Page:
I must dissent. The majority summarily disposes of this appeal involving serious constitutional questions about appellants' right to peaceful picket by erroneously relying on one case and one statute -- neither of which is applicable to this appeal. The majority, moreover, ignores Rule 1531(c) of the Pa.R.Civ.P., 12 P.S. Appendix, which states: "Any party may move at any time to dissolve an injunction." The appellants properly moved in the lower court to dissolve an existing injunction against peaceful picketing and properly filed an appeal to this Court when their motion was denied. A complete discussion is necessary to properly understand the grievous error of the majority.
This is an appeal from a decree entered by the trial court on September 11, 1973, refusing appellants' motion to modify or dissolve a preliminary injunction. The appellants are: (1) Building and Construction Trades Council of Philadelphia and Vicinity, (2) Thomas Magrann, Business Manager of the Council, (3) Local 30, United Slate, Tile and Composition Roofers, Damp and Waterproof Workers Association, and (4) Stephen Traitz, Business Manager of Local 30. The appellee is the Altemose Construction Company.
This litigation began in June of 1972, when a preliminary injunction issued prohibiting the appellants from engaging in certain activity including peaceful picketing within one mile of any of the appellee's construction sites. The trial court issued the injunction after concluding
[ 461 Pa. Page 530]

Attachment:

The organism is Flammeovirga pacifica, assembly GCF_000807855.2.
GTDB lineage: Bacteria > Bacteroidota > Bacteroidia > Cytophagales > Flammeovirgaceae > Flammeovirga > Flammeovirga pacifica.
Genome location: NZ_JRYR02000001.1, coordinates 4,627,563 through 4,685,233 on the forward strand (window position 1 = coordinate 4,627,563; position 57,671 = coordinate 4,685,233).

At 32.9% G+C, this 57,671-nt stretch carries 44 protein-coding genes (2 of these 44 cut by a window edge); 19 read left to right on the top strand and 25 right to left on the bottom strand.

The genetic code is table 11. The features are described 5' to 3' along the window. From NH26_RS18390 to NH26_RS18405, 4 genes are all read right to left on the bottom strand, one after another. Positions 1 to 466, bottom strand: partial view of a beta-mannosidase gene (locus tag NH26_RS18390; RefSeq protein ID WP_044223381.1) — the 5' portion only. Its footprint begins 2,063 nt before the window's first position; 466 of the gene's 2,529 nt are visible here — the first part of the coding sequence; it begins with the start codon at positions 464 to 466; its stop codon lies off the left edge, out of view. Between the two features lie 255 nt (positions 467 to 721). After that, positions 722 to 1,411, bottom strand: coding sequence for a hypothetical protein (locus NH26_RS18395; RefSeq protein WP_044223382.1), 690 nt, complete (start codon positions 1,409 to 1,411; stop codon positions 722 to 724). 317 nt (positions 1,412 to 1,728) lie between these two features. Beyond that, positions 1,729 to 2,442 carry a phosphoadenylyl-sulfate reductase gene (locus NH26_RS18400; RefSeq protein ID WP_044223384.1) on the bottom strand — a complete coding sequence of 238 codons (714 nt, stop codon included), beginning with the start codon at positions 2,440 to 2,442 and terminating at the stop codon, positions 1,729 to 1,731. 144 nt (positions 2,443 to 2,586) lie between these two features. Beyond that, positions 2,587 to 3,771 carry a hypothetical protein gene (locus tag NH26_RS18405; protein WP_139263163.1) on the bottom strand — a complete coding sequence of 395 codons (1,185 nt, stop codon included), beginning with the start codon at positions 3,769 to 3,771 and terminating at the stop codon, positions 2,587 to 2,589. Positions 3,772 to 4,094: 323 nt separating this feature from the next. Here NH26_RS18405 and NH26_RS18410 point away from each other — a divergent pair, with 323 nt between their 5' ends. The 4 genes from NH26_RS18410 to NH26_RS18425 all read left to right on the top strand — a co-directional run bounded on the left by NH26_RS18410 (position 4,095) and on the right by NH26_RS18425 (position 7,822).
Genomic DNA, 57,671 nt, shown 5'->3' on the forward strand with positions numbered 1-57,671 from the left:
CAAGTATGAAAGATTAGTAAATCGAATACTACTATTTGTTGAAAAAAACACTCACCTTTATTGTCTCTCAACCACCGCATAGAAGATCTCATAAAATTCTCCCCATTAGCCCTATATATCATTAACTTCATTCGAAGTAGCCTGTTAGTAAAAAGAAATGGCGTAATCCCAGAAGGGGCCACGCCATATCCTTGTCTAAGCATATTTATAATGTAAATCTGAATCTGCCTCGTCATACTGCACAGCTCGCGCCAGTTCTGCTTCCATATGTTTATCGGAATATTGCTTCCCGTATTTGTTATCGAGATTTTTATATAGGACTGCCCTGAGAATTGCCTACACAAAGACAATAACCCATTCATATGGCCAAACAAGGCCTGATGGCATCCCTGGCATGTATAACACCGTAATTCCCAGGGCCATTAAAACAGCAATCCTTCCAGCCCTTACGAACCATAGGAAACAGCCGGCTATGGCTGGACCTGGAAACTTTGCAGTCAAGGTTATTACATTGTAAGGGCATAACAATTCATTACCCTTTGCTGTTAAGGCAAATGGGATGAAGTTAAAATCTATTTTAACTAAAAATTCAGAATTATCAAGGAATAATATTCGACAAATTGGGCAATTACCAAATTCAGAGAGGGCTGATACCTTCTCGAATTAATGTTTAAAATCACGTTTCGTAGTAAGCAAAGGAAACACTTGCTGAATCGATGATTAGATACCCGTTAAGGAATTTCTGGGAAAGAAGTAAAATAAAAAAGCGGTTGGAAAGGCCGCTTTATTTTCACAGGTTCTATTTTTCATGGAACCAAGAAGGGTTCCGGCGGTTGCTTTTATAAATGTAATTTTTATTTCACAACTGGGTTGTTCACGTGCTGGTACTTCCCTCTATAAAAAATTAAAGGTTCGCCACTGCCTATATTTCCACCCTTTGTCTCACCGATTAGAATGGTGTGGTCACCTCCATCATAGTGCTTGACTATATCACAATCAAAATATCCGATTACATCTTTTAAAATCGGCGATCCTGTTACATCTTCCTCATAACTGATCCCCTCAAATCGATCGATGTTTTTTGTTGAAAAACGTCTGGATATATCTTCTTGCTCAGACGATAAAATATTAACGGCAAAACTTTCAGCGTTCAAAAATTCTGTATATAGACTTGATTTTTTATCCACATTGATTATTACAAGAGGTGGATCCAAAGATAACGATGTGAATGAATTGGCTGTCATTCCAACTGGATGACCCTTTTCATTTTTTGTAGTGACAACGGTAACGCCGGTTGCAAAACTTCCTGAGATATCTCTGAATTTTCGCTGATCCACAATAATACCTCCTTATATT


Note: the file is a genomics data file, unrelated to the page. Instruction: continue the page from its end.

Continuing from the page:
that the prohibition against peaceful picketing was justified because the appellants' picketing had been enmeshed with acts of violence which occurred during approximately a four-month period prior to the issuance of the preliminary injunction. Appellants appealed to this Court which ordered a modification because the distance of one mile effectively eliminated appellants' First Amendment rights to peacefully assemble in southeastern Pennsylvania. Altemose Constr. Co. v. Building & Trades Council, 449 Pa. 194, 296 A.2d 504 (1972), cert. denied, 411 U.S. 932, 93 S.Ct. 1901, 36 L.Ed.2d 392 (1973). Following the appeal in this Court, the trial court modified the restriction of the preliminary injunction by reducing the one mile distance to a distance of 200 yards.
In March of 1973, after the preliminary injunction had been in effect for about nine months, the appellants moved to modify or dissolve the injunction. A hearing was then held and on September 11, 1973, the trial court entered a decree refusing to modify or dissolve the injunction. This appeal followed.
The appellee has moved to quash this appeal contending that the September 11, 1973 decree is not appealable because decrees refusing to modify or dissolve preliminary injunctions are always interlocutory if a final hearing on the issuance of the preliminary injunction has not been held in the trial court. I do not agree.
Appellants, in moving for a modification or dissolution of the injunction, did not seek to relitigate their original claim challenging the legality of the issuance of the injunction in June of 1972. They did not contest the trial court's original findings of fact concerning the events that occurred during the four-month period prior to the issuance of the injunction. They did not question the trial court's original conclusions of law that appellants' conduct prior to the issuance of the injunction justified
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the injunctive relief including the restriction placed on peaceful picketing.